That said, the conversation about SMI often flows to the topic of involuntary treatment.  It goes along the lines of ...if only.  If only we could force sick people to get treatment then they wouldn't end up in jails and prisons.  If only we could force sick people to get treatment then they wouldn't be homeless, on the streets, committing violent crimes and mass murders.  If only.  If only it were that simple.  What gets missed is that addiction co-occurs with mental illness, and poverty confounds it all --so if only people were not raised in poverty, exposed to violence, and addicted to drugs and alcohol, then so many fewer people would be living on our streets, in our jails, and committing acts of violence.  If only. 

There is another problem with this kind of thinking.  It divides us into those who are FOR and those who are AGAINST forced care.  It leaves out the key factors of Access to Treatment and Engagement.  Not everyone who needs care can get it: we have a psychiatrist shortage in this country.  And not everyone who says No to treatment will continue to say No, but if they do say No and the response is to have guards brutally tackle them and inject them with sedating medications, then there is a good chance that future efforts at engagement may be met with resistance.  Sometimes, it helps to meet people on their own level, to get to know them, to let them become comfortable and trusting, and then some of these people who initially said No may become agreeable to getting care. 

The argument goes that those who refuse treatment have an inability to see they are sick, that this lack of insight it a symptom of the illness, and therefore it is a medical issue, not a civil rights issue.  I hesitate to use the term "anosognosia" because the word has become so politically loaded; those who use it believe that involuntary treatment is often the only option. I would contend that people who don't believe they are ill can often be engaged in treatment.  I'm not one for standing in someone's face and asking, "Do you know you have a mental illness?"  Instead,  people will often take medications because they feel better on them, because they are good patients who do what the doctor says, because a family member asks them to, or because while they may not think they are mentally ill, they do notice that life goes better if they swallow a pill everyday.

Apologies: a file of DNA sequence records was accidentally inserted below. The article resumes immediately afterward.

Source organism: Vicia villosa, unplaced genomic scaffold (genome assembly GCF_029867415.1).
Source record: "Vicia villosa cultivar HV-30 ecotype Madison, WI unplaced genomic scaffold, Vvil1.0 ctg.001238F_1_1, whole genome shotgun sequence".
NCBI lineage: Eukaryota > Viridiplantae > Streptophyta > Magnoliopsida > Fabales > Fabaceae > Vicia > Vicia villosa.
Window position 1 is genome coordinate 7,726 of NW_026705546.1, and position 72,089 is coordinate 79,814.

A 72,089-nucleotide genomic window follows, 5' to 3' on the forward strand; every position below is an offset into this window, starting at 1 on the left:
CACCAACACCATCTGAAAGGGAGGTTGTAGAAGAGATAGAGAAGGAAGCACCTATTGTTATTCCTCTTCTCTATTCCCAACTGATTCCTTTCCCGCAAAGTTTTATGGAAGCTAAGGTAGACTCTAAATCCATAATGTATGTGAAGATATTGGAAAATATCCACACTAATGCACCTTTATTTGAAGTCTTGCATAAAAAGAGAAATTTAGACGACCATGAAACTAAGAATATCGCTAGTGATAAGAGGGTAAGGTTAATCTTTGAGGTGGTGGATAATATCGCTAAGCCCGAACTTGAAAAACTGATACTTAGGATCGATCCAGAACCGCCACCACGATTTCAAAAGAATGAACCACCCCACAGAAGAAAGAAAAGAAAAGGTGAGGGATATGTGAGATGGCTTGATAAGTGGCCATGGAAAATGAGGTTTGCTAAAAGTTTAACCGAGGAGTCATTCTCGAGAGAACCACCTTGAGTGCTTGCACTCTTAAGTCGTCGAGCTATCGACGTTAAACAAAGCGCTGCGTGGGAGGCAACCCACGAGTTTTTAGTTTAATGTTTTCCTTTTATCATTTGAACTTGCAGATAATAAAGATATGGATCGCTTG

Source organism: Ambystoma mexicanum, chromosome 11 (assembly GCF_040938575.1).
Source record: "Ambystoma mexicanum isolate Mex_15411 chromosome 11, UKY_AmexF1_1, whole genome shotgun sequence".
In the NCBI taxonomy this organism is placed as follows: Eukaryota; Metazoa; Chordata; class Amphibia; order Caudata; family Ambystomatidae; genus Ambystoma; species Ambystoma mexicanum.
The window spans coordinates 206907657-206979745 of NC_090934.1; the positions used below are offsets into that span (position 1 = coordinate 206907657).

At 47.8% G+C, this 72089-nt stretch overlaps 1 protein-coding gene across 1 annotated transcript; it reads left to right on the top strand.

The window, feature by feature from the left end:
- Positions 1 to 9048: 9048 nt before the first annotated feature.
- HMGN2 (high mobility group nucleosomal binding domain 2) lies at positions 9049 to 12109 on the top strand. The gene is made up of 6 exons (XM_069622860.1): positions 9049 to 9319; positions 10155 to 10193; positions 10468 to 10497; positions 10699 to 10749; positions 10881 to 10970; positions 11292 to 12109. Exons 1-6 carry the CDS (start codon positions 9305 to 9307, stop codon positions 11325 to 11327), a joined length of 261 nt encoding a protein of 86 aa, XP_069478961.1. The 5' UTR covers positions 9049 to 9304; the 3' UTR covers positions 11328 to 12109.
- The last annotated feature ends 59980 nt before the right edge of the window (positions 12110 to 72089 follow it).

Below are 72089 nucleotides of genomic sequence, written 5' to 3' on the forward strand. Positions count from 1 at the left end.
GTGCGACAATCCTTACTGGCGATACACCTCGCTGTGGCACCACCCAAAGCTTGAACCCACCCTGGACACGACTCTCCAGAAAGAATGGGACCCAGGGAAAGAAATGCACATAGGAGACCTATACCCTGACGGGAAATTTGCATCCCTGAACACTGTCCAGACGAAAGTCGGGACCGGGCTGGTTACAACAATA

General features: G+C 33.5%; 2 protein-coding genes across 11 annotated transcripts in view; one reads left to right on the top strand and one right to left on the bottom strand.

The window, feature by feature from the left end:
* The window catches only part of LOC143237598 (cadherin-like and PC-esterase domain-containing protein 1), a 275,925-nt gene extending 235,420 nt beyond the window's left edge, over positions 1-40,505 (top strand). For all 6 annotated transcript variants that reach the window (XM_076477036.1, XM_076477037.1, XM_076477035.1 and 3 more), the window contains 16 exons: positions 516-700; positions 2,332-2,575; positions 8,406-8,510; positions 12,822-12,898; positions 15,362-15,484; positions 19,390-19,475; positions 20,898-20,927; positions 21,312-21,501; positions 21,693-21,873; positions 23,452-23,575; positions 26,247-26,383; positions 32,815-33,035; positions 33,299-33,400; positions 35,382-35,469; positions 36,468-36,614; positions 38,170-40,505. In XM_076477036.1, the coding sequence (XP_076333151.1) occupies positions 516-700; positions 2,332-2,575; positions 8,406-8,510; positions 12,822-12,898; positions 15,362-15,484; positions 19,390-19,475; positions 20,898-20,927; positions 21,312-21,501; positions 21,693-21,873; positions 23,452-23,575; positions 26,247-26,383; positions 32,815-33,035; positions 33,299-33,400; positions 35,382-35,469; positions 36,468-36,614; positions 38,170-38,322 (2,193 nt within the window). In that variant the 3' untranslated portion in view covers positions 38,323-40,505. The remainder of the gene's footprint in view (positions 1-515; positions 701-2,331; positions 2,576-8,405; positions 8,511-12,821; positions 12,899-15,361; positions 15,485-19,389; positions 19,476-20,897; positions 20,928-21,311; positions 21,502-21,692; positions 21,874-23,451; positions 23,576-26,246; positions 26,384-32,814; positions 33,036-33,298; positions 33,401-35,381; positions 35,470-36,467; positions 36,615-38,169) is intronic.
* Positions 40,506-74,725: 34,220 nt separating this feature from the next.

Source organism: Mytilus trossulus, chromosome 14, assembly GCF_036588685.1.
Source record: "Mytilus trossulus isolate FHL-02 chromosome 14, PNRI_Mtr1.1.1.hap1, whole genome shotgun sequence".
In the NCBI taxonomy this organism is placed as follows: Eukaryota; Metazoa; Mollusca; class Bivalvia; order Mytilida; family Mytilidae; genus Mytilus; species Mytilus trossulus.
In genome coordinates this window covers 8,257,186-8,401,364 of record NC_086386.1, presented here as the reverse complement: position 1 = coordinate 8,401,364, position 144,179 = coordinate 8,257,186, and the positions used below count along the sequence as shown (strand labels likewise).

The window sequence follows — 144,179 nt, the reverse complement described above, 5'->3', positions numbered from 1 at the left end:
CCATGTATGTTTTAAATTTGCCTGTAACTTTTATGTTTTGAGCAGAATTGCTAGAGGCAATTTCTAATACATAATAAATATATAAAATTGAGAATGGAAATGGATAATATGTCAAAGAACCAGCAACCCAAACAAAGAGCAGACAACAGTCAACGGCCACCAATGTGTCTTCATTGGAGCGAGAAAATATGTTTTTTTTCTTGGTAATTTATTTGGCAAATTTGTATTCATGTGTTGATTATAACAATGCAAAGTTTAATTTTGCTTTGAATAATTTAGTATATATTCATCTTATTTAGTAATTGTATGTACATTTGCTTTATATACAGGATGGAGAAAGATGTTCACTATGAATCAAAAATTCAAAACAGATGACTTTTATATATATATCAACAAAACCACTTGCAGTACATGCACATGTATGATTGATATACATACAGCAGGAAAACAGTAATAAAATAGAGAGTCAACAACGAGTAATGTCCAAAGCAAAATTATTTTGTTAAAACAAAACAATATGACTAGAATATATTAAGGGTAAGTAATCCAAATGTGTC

Yes, I do know that there are some very sick people who are offered quality care and who just can't be engaged, and who would benefit from care that is not voluntary.  But it's not a clear pro-force/anti-force picture, and it's always better to work with a patient if you can.

So thank you to my friends in high places who are giving their time, energy, and efforts to helping our federal government figure out how to help people with serious mental disorders.  I look forward to reading more about your endeavors!